4. Use the wire strippers and cut the power cord receptor end off. Cut off an additional 15" of the cord and completely strip this section. Strip only the end of the remaining cord.
  5. Using the schematic above, wire up all the wires. I found that the Green, White, and Black wires corresponded to "Ground", "Hot" and "Neutral" respectively on the prongs.
  6. Connect the thermocouple. At this point fold the sheet metal all the way to make a shell for the electronics and a fin that attaches to the kiln.
  7. After drilling holes into the sheet, mount it onto 2 of the protruding threaded rods on the kiln body. Fasten with additional nuts.
  8. Caution: Before testing the kiln, use a multimeter to check for any short circuits on the kiln.
  9. Plug in and test the temperature settings.

If there is no door on the kiln, a small block of fire brick can be used to block the chamber. Make sure to test the maximum temperature you are using before leaving to do other things. My kiln can easily get over 800 degrees Celsius!

Step 5: Making the Vacuum Chamber

Materials used:

  • 1/64th" thick steel plate, 8"x8"
  • Rubbergasket, 6"x6"
  • 1/2" thick block of wood, 8"x8"
  • 1/4" ID plastic tubing
  • 1/4" male NPT to 1/4" MIP 90 degree elbow
  • 1/4" FIP to 1/4" OD barb
  • 3/8" MIP to 1/4" OD barb
  • Vacuum pump (cheaper substitute: hydro aspirator)
  • Rubber cement
  • Hose clamps (x2)
  • Screws (x4)
  • Glass bell-jar (a sturdy Tupperware container could work too)
  • Gas sealant

Tools used:

  • Saw, skill saw, band saw, etc (whatever you have lying around)
  • Drill, drill bits, and screw driver
  • Caulk gun

Steps:

  1. Drill a hole about 1.5" from one edge of the steel plate large enough to be able to thread the elbow joint into.
  2. Thread the 90 degree elbow into the hole, using the National Pipe Thread (NPT) side until it protrudes less than the thickness of the wooden board. Attach the female barb to the other end.
  3. Caulk around the hole with the gas sealant. Rub with finger or object to get into the crevasses.
  4. Cut a rectangular notch into the wood to accept the barbed part. Set the plate onto the wood as shown.
  5. Cut a hole into the rubber gasket so that it lines up with the protruding threaded pipe on the top of the plate. Take rubber cement and apply it to the rubber gasket and then press the gasket onto the steel plate (keep pressure on it until it dries; it will want to curl). CAUTION: Rubber cement produces fumes that are not good to inhale - use proper ventilation when using it.
  6. Attach the MIP barb to the vacuum pump (or use a hydro aspirator) and then attach the plastic tubing to the barb on both the pump/aspirator and use the hose clamps to tighten the seal.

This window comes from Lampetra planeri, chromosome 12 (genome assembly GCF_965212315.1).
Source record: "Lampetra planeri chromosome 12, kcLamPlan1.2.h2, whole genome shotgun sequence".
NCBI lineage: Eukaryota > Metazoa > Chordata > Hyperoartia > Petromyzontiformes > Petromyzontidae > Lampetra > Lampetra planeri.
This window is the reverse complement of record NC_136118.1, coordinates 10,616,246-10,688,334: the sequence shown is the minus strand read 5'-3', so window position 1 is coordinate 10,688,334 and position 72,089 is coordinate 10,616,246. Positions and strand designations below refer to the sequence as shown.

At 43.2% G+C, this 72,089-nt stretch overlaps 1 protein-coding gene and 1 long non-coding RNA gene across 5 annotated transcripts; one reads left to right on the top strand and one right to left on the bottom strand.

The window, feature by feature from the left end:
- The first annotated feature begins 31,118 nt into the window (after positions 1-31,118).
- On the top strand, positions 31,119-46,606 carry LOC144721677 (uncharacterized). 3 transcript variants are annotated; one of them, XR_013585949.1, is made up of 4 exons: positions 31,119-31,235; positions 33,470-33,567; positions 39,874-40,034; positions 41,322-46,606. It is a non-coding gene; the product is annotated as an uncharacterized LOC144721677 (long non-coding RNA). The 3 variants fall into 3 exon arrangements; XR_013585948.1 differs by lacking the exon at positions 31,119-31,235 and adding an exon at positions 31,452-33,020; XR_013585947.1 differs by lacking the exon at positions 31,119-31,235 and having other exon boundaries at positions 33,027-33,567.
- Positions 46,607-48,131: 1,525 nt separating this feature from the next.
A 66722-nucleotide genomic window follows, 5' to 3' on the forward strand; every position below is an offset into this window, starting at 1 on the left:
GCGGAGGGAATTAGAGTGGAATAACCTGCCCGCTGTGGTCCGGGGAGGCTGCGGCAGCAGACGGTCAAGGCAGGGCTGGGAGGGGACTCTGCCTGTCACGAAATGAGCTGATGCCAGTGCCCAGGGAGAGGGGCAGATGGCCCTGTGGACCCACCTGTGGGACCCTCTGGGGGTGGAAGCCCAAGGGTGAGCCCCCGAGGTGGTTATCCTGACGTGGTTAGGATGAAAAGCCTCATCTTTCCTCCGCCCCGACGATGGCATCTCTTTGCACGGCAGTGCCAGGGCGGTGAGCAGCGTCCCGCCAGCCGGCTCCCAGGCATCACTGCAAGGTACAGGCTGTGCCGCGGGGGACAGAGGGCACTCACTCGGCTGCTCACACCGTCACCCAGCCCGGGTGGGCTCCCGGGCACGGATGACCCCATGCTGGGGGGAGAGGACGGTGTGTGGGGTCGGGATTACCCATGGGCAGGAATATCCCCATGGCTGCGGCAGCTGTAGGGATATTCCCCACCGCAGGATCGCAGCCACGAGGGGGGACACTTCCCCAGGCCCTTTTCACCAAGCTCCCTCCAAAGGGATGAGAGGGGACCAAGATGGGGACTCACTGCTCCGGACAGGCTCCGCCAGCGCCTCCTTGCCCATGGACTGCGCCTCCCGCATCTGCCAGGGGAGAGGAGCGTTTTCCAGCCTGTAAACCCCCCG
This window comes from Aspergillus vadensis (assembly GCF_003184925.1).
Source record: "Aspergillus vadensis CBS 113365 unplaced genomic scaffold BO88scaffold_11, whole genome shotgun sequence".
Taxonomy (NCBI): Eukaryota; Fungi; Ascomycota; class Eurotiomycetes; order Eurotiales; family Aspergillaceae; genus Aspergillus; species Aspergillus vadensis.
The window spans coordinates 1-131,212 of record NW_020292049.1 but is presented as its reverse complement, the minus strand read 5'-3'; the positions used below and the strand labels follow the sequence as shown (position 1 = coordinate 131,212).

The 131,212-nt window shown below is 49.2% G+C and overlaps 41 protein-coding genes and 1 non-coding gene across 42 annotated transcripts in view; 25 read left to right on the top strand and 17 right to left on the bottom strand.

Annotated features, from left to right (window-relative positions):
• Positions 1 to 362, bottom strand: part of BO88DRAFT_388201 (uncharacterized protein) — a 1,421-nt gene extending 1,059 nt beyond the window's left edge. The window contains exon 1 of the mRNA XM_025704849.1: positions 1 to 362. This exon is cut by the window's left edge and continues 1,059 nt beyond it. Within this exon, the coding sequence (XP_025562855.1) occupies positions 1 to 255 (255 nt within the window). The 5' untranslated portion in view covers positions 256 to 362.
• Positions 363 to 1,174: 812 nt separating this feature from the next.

7. Wet the edge of the bell-jar and set it onto the rubber gasket. Turn on the pump (or the water spigot for the hydro aspirator) and admire your new vacuum chamber! This chamber gets around 25 in Hg of vacuum depending on how well it is sealed.

Step 6: Creating Your Ring - 3D Print or Hand Carve?

There are really 2 different ways that you can make rings for casting:

  1. Wax working - The process of taking a wax blank and subtracting and/or adding wax to make the shape of the ring by hand. This is the traditional way and takes many years of experience to perfect.
  2. 3D Printing - With the revolution of the 3D printer, printing a ring is a great way to integrate complex geometries without too much effort or skill, as long as you are somewhat familiar with CAD (Computer Aided Design) software.

Because I am a mechanical engineering student and have access to both quality CAD software and 3D printers, and because I really suck at hand carving geometries more complicated than a simple band, I chose to go the second route. For those who are not engineers and are familiar with CAD, DON'T STRESS! You can still go this route if you are willing to spend a little time learning a new program. Also, with the rise of online 3D printing vendors, you just have to send them a digital file and they will send you a completed part.

For a CAD program, I ended up using Creo (formerly known as Pro/ENGINEER). Solidworks is another high-end program. If you are really into making rings with CAD, I've heard that Rhino has an add-on specifically for jewelers. If you are looking for some free software, try either DesignSpark Mechanical, Google SketchUp, or FreeCAD.